A lot of researchers on ageing look for possible declines in cognitive ability. They do this to try and understand changes in decision making. Do we lose our ability to think with numbers, words, or abstract shapes? Longitudinal studies show that people maintain most abilities at least into their mid 80’s. One thing that does change is numerical reasoning. This peaks in our thirties and declines slowly. At the same time older people have broader experiences. They know more, they have higher expertise . Older people seem to see patterns on a broader canvas. They can maintain their emotional stability in stressful situations. They have wisdom (Newsletter #088 “A Wise Society”). Does any of this change decision making competence? (Newsletter #21 “Old People Make Decisions Smarter”)
What does it take to make a good decision?
Psychologists have been working on this since the 1950’s. They have articulated seven key abilities:
1. Resistance to Framing. The ability to see past the way a question is framed. If a condom is said to 95% successful it is the same as saying it has a 5% failure rate. But which would we buy?
2. Recognizing Social Norms. Can we understand acceptable and unacceptable behaviours?
3. Under/Over Confidence. Are we self-aware enough to understand when we are “absolutely sure” about an answer to a question or were we just guessing?
4. Applying Decision Rules. Can we follow the rules? We are told to select a product for different people each with a different set of rules. Lisa might want to buy the product that has the highest average ratings across all features. John might prioritize those features. He might first rule out any product that does not have the most important one. He might then do that with his second most important feature. He would continue to the “last man standing” product. Could we follow their different rules?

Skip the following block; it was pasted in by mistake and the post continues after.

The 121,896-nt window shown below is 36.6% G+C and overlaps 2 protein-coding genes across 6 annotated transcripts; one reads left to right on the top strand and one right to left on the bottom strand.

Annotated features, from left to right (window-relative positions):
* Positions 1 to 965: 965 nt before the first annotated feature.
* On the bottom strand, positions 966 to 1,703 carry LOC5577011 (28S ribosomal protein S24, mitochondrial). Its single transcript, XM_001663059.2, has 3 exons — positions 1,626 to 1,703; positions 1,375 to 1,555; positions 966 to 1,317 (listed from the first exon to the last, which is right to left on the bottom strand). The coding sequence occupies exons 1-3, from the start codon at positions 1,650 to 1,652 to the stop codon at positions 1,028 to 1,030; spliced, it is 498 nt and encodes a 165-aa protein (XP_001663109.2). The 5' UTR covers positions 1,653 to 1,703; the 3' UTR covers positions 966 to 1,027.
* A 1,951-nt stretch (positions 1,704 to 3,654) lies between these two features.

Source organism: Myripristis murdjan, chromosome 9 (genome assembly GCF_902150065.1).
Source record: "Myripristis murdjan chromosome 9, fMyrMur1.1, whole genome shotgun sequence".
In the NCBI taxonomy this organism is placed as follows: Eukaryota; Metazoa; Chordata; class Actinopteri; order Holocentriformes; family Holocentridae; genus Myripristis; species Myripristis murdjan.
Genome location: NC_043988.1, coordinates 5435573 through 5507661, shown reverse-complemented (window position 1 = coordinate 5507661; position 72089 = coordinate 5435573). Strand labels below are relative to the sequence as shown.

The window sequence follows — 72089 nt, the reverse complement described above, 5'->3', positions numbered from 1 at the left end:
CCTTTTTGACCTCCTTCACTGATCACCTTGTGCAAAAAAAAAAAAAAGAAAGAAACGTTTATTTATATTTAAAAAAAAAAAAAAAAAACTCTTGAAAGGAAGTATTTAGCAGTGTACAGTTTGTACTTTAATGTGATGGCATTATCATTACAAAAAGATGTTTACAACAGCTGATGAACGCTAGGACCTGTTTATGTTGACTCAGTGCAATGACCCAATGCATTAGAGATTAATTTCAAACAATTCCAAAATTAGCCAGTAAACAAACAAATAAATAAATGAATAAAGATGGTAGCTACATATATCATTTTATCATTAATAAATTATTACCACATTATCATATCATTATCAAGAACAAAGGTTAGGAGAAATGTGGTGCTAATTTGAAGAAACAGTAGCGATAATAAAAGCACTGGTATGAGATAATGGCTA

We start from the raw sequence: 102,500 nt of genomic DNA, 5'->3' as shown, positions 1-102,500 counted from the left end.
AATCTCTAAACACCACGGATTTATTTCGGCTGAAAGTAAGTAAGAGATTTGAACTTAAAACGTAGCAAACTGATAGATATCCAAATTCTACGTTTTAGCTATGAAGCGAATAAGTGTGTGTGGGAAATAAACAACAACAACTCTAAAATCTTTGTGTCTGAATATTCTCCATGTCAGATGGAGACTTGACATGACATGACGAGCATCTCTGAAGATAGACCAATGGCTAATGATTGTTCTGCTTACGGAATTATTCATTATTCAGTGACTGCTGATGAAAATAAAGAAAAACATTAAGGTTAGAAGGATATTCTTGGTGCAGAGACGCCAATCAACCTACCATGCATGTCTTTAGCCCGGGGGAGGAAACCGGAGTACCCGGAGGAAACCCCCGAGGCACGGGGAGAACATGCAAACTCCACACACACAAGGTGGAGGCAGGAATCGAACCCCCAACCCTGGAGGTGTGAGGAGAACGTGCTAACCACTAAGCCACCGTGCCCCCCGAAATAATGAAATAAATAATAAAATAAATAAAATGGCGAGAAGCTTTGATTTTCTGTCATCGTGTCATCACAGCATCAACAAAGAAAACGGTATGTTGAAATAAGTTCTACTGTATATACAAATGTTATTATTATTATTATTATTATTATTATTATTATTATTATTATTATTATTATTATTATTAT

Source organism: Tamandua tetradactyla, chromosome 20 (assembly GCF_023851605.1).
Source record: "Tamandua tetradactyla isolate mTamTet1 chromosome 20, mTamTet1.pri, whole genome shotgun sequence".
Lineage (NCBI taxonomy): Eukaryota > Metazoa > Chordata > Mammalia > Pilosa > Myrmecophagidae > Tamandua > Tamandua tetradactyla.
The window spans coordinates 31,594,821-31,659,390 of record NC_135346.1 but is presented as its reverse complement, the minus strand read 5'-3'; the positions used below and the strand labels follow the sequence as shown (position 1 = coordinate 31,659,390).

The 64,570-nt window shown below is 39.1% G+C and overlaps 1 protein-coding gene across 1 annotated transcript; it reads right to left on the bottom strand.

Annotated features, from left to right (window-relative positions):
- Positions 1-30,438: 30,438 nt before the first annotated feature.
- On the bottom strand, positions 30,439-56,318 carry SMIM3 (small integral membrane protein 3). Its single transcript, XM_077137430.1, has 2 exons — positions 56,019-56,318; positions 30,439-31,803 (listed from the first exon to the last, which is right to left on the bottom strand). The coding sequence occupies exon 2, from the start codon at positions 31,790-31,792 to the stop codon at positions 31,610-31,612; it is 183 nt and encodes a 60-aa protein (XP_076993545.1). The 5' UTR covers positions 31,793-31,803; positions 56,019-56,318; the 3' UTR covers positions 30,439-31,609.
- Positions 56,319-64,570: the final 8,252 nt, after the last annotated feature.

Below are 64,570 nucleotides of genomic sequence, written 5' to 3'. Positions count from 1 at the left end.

5. Consistent Risk Perception. Does our assessment of risk make sense. We can say how likely are the chances of our dying in the next five years. We are then asked specific questions on “being killed in a terrorist attack”, “dying in a car crash” etc. Are the answers consistent? Logically the odds of a specific event cannot be higher than the overall “chance of dying”.
6. Path Independence. A difficult one. We are offered two bets and must choose which to take. In the first we flip a coin. If it is heads and only heads, we can flip again. If it turns out to be heads, we win 100. If tails, we lose. In the second bet we toss two coins at the same time. If they are both heads, we win 100. It is the same bet with two ways of getting there! Do we realize this?
7. Resistance to sunk costs. When deciding we should ignore any loss that has already been incurred. We are buying something for £200. We have paid a deposit of £100 already. We then discover the same product in a different outlet for £90. Do we make the second payment of £100 or buy from the new shop?